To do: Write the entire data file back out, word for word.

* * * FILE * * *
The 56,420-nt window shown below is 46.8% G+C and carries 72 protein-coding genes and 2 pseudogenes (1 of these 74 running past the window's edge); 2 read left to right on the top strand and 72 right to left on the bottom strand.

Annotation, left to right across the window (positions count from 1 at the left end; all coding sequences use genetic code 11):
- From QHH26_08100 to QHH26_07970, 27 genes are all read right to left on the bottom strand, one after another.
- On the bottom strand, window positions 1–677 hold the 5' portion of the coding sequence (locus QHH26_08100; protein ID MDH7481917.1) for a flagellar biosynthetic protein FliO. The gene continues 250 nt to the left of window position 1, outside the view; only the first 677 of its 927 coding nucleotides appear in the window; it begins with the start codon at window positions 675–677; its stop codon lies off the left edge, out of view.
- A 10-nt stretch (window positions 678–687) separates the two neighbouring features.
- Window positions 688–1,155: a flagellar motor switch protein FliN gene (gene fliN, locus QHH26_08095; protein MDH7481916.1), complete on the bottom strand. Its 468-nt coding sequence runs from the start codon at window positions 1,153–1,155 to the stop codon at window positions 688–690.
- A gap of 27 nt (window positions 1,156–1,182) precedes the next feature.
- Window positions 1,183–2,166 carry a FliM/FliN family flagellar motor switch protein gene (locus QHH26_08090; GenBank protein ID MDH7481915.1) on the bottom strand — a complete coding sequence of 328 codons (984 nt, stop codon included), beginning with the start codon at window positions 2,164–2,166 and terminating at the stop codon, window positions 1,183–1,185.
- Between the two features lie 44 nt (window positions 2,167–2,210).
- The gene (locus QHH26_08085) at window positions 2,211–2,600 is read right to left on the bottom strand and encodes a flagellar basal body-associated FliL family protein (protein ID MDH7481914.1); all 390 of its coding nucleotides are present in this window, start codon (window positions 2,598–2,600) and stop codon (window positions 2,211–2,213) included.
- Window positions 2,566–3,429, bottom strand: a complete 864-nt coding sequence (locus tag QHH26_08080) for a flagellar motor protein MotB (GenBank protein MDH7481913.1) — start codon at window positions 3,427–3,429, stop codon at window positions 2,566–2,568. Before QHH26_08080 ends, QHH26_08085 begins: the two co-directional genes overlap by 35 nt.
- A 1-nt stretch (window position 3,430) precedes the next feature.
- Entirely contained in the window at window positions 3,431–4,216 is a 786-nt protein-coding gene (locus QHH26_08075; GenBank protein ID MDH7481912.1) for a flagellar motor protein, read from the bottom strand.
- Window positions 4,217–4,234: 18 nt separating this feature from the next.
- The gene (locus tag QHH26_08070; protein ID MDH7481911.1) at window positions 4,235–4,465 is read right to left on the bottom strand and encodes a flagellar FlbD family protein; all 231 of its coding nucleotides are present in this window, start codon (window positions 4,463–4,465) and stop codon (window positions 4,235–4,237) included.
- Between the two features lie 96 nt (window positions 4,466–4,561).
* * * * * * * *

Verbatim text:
The 56,420-nt window shown below is 46.8% G+C and carries 72 protein-coding genes and 2 pseudogenes (1 of these 74 running past the window's edge); 2 read left to right on the top strand and 72 right to left on the bottom strand.

Annotation, left to right across the window (positions count from 1 at the left end; all coding sequences use genetic code 11):
- From QHH26_08100 to QHH26_07970, 27 genes are all read right to left on the bottom strand, one after another.
- On the bottom strand, window positions 1–677 hold the 5' portion of the coding sequence (locus QHH26_08100; protein ID MDH7481917.1) for a flagellar biosynthetic protein FliO. The gene continues 250 nt to the left of window position 1, outside the view; only the first 677 of its 927 coding nucleotides appear in the window; it begins with the start codon at window positions 675–677; its stop codon lies off the left edge, out of view.
- A 10-nt stretch (window positions 678–687) separates the two neighbouring features.
- Window positions 688–1,155: a flagellar motor switch protein FliN gene (gene fliN, locus QHH26_08095; protein MDH7481916.1), complete on the bottom strand. Its 468-nt coding sequence runs from the start codon at window positions 1,153–1,155 to the stop codon at window positions 688–690.
- A gap of 27 nt (window positions 1,156–1,182) precedes the next feature.
- Window positions 1,183–2,166 carry a FliM/FliN family flagellar motor switch protein gene (locus QHH26_08090; GenBank protein ID MDH7481915.1) on the bottom strand — a complete coding sequence of 328 codons (984 nt, stop codon included), beginning with the start codon at window positions 2,164–2,166 and terminating at the stop codon, window positions 1,183–1,185.
- Between the two features lie 44 nt (window positions 2,167–2,210).
- The gene (locus QHH26_08085) at window positions 2,211–2,600 is read right to left on the bottom strand and encodes a flagellar basal body-associated FliL family protein (protein ID MDH7481914.1); all 390 of its coding nucleotides are present in this window, start codon (window positions 2,598–2,600) and stop codon (window positions 2,211–2,213) included.
- Window positions 2,566–3,429, bottom strand: a complete 864-nt coding sequence (locus tag QHH26_08080) for a flagellar motor protein MotB (GenBank protein MDH7481913.1) — start codon at window positions 3,427–3,429, stop codon at window positions 2,566–2,568. Before QHH26_08080 ends, QHH26_08085 begins: the two co-directional genes overlap by 35 nt.
- A 1-nt stretch (window position 3,430) precedes the next feature.
- Entirely contained in the window at window positions 3,431–4,216 is a 786-nt protein-coding gene (locus QHH26_08075; GenBank protein ID MDH7481912.1) for a flagellar motor protein, read from the bottom strand.
- Window positions 4,217–4,234: 18 nt separating this feature from the next.
- The gene (locus tag QHH26_08070; protein ID MDH7481911.1) at window positions 4,235–4,465 is read right to left on the bottom strand and encodes a flagellar FlbD family protein; all 231 of its coding nucleotides are present in this window, start codon (window positions 4,463–4,465) and stop codon (window positions 4,235–4,237) included.
- Between the two features lie 96 nt (window positions 4,466–4,561).